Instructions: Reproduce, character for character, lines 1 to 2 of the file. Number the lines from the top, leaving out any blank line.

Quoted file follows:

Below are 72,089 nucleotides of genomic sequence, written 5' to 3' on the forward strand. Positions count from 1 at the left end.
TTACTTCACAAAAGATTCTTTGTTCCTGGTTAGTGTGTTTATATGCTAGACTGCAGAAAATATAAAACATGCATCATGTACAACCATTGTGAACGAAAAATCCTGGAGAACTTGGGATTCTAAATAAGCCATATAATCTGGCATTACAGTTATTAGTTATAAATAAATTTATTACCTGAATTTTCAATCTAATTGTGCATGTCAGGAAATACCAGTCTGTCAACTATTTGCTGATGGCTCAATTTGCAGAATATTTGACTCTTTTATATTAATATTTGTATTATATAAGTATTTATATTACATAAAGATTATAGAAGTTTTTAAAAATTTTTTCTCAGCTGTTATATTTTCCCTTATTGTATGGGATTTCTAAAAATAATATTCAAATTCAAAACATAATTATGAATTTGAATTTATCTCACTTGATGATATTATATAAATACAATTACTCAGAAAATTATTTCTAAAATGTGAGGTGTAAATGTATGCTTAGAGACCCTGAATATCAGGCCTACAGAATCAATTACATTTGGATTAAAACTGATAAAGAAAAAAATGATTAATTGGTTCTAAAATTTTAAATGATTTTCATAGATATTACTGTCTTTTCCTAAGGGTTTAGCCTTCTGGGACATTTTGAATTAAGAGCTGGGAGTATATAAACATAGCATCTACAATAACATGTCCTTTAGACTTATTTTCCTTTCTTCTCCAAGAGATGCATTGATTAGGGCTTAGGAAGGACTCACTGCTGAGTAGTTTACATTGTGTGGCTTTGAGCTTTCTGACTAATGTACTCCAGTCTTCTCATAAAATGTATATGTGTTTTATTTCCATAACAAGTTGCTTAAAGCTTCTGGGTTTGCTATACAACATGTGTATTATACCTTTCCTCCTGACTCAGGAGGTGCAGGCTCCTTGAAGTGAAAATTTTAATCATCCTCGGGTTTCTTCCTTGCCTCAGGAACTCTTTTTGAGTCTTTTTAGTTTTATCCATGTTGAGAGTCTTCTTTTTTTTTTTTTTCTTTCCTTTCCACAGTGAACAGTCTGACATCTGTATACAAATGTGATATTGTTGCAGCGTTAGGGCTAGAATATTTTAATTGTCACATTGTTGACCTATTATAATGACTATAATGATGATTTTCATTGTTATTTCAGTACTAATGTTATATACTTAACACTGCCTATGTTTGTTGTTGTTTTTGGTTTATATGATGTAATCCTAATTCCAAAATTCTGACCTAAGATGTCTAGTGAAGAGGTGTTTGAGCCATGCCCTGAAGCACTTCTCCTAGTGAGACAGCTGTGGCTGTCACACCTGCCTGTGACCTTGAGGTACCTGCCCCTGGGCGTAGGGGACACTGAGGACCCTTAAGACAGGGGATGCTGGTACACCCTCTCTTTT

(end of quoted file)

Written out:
Below are 72,089 nucleotides of genomic sequence, written 5' to 3' on the forward strand. Positions count from 1 at the left end.
TTACTTCACAAAAGATTCTTTGTTCCTGGTTAGTGTGTTTATATGCTAGACTGCAGAAAATATAAAACATGCATCATGTACAACCATTGTGAACGAAAAATCCTGGAGAACTTGGGATTCTAAATAAGCCATATAATCTGGCATTACAGTTATTAGTTATAAATAAATTTATTACCTGAATTTTCAATCTAATTGTGCATGTCAGGAAATACCAGTCTGTCAACTATTTGCTGATGGCTCAATTTGCAGAATATTTGACTCTTTTATATTAATATTTGTATTATATAAGTATTTATATTACATAAAGATTATAGAAGTTTTTAAAAATTTTTTCTCAGCTGTTATATTTTCCCTTATTGTATGGGATTTCTAAAAATAATATTCAAATTCAAAACATAATTATGAATTTGAATTTATCTCACTTGATGATATTATATAAATACAATTACTCAGAAAATTATTTCTAAAATGTGAGGTGTAAATGTATGCTTAGAGACCCTGAATATCAGGCCTACAGAATCAATTACATTTGGATTAAAACTGATAAAGAAAAAAATGATTAATTGGTTCTAAAATTTTAAATGATTTTCATAGATATTACTGTCTTTTCCTAAGGGTTTAGCCTTCTGGGACATTTTGAATTAAGAGCTGGGAGTATATAAACATAGCATCTACAATAACATGTCCTTTAGACTTATTTTCCTTTCTTCTCCAAGAGATGCATTGATTAGGGCTTAGGAAGGACTCACTGCTGAGTAGTTTACATTGTGTGGCTTTGAGCTTTCTGACTAATGTACTCCAGTCTTCTCATAAAATGTATATGTGTTTTATTTCCATAACAAGTTGCTTAAAGCTTCTGGGTTTGCTATACAACATGTGTATTATACCTTTCCTCCTGACTCAGGAGGTGCAGGCTCCTTGAAGTGAAAATTTTAATCATCCTCGGGTTTCTTCCTTGCCTCAGGAACTCTTTTTGAGTCTTTTTAGTTTTATCCATGTTGAGAGTCTTCTTTTTTTTTTTTTTCTTTCCTTTCCACAGTGAACAGTCTGACATCTGTATACAAATGTGATATTGTTGCAGCGTTAGGGCTAGAATATTTTAATTGTCACATTGTTGACCTATTATAATGACTATAATGATGATTTTCATTGTTATTTCAGTACTAATGTTATATACTTAACACTGCCTATGTTTGTTGTTGTTTTTGGTTTATATGATGTAATCCTAATTCCAAAATTCTGACCTAAGATGTCTAGTGAAGAGGTGTTTGAGCCATGCCCTGAAGCACTTCTCCTAGTGAGACAGCTGTGGCTGTCACACCTGCCTGTGACCTTGAGGTACCTGCCCCTGGGCGTAGGGGACACTGAGGACCCTTAAGACAGGGGATGCTGGTACACCCTCTCTTTT